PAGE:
This reminds me of that episode of Buffy where a curse--or a spell, or something, whatever it was--turns everyone into whatever they're dressed as forThis reminds me of that episode of Buffy where a curse--or a spell, or something, whatever it was--turns everyone into whatever they're dressed as for Halloween. Except not as funny. Or as scary. And without the benefit of Giles getting all unexpectedly hot at the end and laying the smackdown. Mmm, Tony Head...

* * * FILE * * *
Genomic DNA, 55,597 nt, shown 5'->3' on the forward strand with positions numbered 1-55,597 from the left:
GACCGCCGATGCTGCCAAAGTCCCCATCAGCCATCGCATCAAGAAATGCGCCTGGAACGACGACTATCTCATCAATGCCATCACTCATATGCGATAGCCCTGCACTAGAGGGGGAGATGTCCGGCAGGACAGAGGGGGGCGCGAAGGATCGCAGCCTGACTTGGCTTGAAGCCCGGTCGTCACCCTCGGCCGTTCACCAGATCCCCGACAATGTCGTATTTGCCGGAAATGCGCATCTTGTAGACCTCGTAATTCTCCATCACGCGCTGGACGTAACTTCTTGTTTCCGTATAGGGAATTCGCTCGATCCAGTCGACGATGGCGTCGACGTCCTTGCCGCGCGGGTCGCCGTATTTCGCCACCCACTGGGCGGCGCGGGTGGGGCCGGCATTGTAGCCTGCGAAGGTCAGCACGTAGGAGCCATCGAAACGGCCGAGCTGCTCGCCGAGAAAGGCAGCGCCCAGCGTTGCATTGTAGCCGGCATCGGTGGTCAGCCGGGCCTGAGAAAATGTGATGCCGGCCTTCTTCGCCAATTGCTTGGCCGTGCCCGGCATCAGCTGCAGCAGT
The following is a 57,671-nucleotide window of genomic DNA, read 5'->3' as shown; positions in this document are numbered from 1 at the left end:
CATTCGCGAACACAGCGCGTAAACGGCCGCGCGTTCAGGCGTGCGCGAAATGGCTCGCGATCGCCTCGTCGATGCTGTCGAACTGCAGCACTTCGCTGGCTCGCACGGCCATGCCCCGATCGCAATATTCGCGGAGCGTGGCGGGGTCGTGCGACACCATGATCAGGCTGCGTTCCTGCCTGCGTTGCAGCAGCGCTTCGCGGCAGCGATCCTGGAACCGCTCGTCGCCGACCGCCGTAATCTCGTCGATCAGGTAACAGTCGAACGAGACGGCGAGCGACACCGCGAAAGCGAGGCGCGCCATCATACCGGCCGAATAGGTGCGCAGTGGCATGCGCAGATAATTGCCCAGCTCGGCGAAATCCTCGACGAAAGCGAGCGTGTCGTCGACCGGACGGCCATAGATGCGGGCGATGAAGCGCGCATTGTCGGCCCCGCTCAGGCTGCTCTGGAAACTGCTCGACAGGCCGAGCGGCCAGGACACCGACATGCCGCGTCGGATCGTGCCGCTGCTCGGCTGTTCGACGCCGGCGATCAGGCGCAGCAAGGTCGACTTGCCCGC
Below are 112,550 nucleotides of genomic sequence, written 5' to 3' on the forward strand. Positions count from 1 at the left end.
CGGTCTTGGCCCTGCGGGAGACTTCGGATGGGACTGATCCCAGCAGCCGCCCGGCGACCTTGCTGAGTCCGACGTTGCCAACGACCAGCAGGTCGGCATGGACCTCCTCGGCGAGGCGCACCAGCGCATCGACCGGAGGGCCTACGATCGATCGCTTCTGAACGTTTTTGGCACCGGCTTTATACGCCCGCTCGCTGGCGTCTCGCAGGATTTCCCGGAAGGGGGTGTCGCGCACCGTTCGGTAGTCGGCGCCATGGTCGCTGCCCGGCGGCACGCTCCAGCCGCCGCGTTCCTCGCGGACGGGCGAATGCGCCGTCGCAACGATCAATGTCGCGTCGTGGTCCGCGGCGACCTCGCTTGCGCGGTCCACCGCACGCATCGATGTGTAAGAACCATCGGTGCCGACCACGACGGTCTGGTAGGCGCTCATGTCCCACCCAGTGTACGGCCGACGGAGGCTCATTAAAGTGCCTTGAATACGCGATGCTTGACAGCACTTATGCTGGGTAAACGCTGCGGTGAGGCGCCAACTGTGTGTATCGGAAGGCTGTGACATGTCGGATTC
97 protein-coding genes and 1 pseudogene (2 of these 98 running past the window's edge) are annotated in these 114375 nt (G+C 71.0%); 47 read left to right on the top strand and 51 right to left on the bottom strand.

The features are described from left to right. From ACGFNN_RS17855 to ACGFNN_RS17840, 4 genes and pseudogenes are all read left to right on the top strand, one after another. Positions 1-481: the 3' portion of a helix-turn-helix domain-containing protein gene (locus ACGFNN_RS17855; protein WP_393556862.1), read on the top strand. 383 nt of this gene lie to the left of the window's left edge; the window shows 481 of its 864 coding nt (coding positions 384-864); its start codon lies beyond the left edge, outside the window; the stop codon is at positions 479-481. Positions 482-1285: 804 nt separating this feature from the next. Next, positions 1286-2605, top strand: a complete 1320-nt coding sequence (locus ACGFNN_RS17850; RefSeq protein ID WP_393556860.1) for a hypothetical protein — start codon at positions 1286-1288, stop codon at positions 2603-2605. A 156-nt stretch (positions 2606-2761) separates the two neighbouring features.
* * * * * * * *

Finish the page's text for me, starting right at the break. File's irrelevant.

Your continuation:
...what was I saying? Oh, right. This is still pretty good, for what it is. It's unsettling, the idea of putting something on for a while, only to realize too late that, not only can you not take it off, but it's actually become a part of you. There's a metaphor there that I think is likely to be lost on the target audience, but I enjoyed as an adult reader. What I really liked, though, was that, unlike on Buffy, where the trick-or-treaters of Sunnydale are changed because of the whims of The Bad Guy, Carly Beth is really the victim of her own inner demons. If she hadn't been so intent on being something she wasn't, scary and mean, and getting revenge on Chuck and Steve, she never would have put on that mask. And in the end, what saves her isn't just a symbol of love, but proof that she was loved for the way she was before.